“I don’t know how to say ‘no comment’ emphatically enough,” David Hamilton, of the US green group the Sierra Club, told the Washington Post. (He had reason to be reticent: the Sierra Club suffered its own encounter with the tangled politics of population in 2004 when a group of population-control advocates tried to stage a takeover. On that occasion, just to confuse matters further, those attempting the takeover were fiercely opposed to immigration, on the ground that immigrants to the United States develop bigger carbon footprints once they arrive.)

Strictly speaking, though, none of this ought to be relevant to the parenting decisions of the average climate-conscious Briton. Perhaps the OPT is a brave voice in the wilderness – “Nobody else wants to put their head above the parapet,” says Simon Ross, an OPT trustee – or perhaps, as Monbiot says, they’re a “congregation of no ones” – a gaggle of post-reproductive white middle-class men trying to shift attention to the one part of the climate problem for which they’re not responsible. Either way, from the point of view of climate change, choosing to have one fewer child – especially if you live in a high-consumption society – remains a Very Good Thing Indeed.

And yet even that more narrowly focused topic seems to provoke a surprising degree of fury. Two years ago, Sarah Irving, then a journalist at Ethical Consumer magazine, was one of several people featured in a Daily Mail article on couples who had taken the small-family idea to its logical conclusion, opting to have no children at all. (The Mail article is inadvertently hilarious, so baffled are its authors by the concept of voluntary childlessness; one woman’s decision to have an abortion on environmental grounds is described as “the reversal of nature” and “the denial of motherhood”.)

“There were people who went to the lengths of finding my personal email address to say things like, ‘Why don’t you just kill yourself?’ ” Irving says, even though she was specifically quoted in the article as saying she’d never dream of telling other people whether or not to have children. “Generally speaking, if you’re talking about having no children at all, you’re still regarded as barmy or selfish. Or you get the patronising, ‘Oh, you know, you’ll change your mind.’ ”

Prejudice remains, too, against the idea of having only one child, even though McKibben’s book is at its strongest in his tour of the research that shows no evidence that a singleton childhood is detrimental: indeed, there are some indications that only children are more sociable and intellectually capable than their peers, because families with more children have to make their time, energy and money spread further.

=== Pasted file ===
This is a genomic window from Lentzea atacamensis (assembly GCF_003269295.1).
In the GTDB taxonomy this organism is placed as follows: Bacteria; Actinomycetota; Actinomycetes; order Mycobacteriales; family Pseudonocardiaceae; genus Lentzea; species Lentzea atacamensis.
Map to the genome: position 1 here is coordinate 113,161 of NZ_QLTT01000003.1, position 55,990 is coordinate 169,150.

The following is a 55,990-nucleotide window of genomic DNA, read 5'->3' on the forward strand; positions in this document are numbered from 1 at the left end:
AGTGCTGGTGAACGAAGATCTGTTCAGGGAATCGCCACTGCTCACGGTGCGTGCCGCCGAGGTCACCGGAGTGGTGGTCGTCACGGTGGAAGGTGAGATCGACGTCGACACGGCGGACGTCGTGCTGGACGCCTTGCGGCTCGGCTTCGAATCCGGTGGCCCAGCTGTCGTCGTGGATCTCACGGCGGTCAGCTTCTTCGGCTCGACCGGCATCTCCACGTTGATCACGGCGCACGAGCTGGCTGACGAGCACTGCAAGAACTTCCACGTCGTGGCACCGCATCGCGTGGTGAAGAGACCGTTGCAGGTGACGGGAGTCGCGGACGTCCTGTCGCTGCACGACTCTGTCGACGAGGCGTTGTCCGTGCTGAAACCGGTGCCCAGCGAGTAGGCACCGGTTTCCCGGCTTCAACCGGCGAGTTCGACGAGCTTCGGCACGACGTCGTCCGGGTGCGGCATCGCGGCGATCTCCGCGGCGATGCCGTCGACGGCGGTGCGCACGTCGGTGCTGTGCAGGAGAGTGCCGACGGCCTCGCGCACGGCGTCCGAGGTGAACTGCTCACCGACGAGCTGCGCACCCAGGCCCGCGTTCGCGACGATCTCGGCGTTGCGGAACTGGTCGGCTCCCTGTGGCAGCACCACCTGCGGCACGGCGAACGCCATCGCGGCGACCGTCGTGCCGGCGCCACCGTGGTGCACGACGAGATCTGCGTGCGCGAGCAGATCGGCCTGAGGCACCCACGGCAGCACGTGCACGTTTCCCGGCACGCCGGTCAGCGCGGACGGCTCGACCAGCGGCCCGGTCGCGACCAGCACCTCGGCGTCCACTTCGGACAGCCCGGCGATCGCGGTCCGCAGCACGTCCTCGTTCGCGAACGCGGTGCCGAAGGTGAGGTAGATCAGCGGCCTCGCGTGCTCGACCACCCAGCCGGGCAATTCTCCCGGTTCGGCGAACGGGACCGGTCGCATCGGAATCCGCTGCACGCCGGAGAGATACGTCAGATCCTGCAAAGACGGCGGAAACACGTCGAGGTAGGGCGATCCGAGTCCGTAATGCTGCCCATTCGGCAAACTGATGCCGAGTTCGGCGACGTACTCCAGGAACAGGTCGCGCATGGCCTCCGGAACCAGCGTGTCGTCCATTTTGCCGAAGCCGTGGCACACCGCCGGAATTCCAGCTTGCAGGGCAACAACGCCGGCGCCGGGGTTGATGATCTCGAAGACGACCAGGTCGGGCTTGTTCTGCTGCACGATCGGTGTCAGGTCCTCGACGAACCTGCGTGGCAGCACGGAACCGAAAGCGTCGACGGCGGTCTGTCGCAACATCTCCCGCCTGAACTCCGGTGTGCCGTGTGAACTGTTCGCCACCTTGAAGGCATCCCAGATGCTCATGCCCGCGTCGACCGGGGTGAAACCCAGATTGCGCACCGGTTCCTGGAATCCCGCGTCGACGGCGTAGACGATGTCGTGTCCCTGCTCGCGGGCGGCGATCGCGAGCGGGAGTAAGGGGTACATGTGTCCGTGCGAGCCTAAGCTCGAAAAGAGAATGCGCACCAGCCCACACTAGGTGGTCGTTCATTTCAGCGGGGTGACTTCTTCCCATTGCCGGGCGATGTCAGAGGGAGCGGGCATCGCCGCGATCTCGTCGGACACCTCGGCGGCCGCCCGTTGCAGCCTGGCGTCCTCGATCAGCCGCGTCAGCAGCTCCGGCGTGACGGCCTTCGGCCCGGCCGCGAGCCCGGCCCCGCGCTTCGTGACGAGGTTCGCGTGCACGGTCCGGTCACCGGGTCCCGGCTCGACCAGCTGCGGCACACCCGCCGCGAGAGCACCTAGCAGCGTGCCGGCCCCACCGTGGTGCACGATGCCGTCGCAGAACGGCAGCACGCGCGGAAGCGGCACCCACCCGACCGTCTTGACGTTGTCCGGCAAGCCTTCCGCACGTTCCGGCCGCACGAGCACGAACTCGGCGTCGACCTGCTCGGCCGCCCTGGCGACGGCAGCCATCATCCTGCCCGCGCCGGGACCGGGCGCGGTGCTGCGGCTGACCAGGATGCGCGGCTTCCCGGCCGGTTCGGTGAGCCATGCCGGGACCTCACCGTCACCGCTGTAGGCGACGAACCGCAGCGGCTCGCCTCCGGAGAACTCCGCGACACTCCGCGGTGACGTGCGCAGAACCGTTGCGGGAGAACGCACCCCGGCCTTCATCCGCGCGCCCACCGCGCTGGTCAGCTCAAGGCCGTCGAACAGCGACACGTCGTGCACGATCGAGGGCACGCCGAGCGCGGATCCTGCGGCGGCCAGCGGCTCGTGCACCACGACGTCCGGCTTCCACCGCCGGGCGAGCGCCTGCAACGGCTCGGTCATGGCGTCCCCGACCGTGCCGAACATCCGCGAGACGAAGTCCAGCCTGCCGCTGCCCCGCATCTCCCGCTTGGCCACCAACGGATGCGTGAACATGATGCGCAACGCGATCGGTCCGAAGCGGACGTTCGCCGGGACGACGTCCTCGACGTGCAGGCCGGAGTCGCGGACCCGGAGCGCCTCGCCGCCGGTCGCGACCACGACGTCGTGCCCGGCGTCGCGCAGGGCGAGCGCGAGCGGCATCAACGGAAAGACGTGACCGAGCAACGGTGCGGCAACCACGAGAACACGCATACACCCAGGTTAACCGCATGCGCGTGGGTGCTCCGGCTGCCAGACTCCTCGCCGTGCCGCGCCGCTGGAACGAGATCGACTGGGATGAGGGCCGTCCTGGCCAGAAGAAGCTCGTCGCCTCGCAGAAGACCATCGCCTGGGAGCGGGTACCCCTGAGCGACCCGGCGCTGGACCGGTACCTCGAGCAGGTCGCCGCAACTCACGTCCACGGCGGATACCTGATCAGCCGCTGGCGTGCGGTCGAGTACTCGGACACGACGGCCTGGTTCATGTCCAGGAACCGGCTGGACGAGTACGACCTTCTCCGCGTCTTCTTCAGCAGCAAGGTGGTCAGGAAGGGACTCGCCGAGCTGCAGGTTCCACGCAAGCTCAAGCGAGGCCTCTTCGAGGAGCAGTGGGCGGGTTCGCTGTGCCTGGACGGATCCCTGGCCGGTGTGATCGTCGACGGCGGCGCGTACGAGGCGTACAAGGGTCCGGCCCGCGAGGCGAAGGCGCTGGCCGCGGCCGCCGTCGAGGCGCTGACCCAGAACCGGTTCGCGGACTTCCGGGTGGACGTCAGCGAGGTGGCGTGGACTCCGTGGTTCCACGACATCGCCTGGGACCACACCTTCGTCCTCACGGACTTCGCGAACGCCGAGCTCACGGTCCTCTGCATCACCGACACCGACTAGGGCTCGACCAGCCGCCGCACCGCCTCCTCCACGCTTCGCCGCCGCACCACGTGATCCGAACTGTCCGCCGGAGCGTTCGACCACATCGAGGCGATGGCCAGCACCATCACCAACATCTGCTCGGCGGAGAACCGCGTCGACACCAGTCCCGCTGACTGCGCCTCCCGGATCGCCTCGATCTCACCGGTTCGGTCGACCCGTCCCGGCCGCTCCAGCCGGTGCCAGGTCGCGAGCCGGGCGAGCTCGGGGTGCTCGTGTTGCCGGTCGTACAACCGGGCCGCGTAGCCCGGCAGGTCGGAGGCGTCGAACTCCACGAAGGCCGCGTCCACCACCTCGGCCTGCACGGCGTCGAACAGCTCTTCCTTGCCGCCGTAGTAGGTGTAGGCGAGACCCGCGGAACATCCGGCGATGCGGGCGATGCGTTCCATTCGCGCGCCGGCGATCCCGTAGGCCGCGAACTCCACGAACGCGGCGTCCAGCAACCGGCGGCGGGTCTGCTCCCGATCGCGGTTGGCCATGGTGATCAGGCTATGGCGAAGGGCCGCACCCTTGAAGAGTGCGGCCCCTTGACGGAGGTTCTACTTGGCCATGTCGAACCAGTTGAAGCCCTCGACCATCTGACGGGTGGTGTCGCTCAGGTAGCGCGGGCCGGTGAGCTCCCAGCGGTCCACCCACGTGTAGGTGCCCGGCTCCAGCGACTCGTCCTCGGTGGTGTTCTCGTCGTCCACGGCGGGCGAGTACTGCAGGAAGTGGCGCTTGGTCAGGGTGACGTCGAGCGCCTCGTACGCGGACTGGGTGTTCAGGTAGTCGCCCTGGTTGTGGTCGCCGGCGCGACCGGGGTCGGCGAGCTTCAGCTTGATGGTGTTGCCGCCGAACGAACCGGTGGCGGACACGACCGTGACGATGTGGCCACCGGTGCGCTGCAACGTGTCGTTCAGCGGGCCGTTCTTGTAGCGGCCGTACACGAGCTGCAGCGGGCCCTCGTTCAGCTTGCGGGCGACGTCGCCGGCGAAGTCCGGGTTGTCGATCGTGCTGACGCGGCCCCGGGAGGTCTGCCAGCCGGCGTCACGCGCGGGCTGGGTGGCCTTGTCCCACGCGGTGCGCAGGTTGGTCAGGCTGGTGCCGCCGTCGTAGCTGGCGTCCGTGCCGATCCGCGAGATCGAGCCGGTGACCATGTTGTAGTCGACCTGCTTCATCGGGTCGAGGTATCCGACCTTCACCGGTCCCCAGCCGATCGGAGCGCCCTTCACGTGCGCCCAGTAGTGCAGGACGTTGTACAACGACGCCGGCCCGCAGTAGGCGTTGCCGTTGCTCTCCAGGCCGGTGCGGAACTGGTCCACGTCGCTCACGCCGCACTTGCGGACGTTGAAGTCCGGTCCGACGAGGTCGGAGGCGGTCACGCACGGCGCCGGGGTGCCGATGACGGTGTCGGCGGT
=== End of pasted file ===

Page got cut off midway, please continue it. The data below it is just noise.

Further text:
But the hostility to both childlessness and one-child families explains why the OPT’s campaign targeting British people is called Stop at Two. (The Voluntary Human Extinction Movement objects strongly: “Rather than stop at two, we should stop at once,” says Les Knight.) And even the Stop at Two position caused a minor furore last year when Jonathon Porritt, the veteran environmentalist and then a UK government adviser on sustainability, told an interviewer, “I think we will work our way towards a position that says that having more than two children is irresponsible.”

“This seems to be the same old thing: save the world but kill a human,” said the pro-life campaigner Josephine Quintavalle, following her own unique brand of logic, while Ann Widdecombe, a member of parliament, labelled Porritt “absolutely barmy”.

It is possible that, in Britain at least, the issue will resolve itself naturally, since both no-child and one-child families are becoming much more common: a record one-fifth of all women turning 50 in Britain in 2010 have no children, while the percentage of children without siblings was 26% in 2007, having steadily increased from 18% in 1972. More families already Stop at Two than at any other number of children. Having three or more children is going to become more and more unusual, quite apart from more difficult to justify while claiming to care about the warming planet.

More radical visions persist, though. Alan Weisman‘s 2007 bestseller, The World Without Us, pictures the earth in the hypothetical weeks after humanity vanishes – as weeds and then trees start to break through the pavements and wild animals began to take up residence again in the midst of abandoned cities. It’s a paradisiacal vision, yet also a terrifying one, and Weisman isn’t recommending that we try to bring it about. He reaches a slightly more modest conclusion: the world would easily heal, he argues, if each person brought a maximum of one child into it. (This is intended as a thought-experiment and an inspiration, not a call for coercive policies.) By 2075, the human presence on earth would have been reduced by half.

“At such far-more-manageable numbers … we would have the benefit of all our progress, plus the wisdom to keep our presence under control,” Weisman writes. “That wisdom would come partly from losses and extinctions too late to reverse, but also from the growing joy of watching the world daily become more wonderful. The evidence wouldn’t hide in statistics. It would be outside every human’s window, where refreshed air would fill each season with more birdsong.”

Copyright Guardian News and Media Limited 2010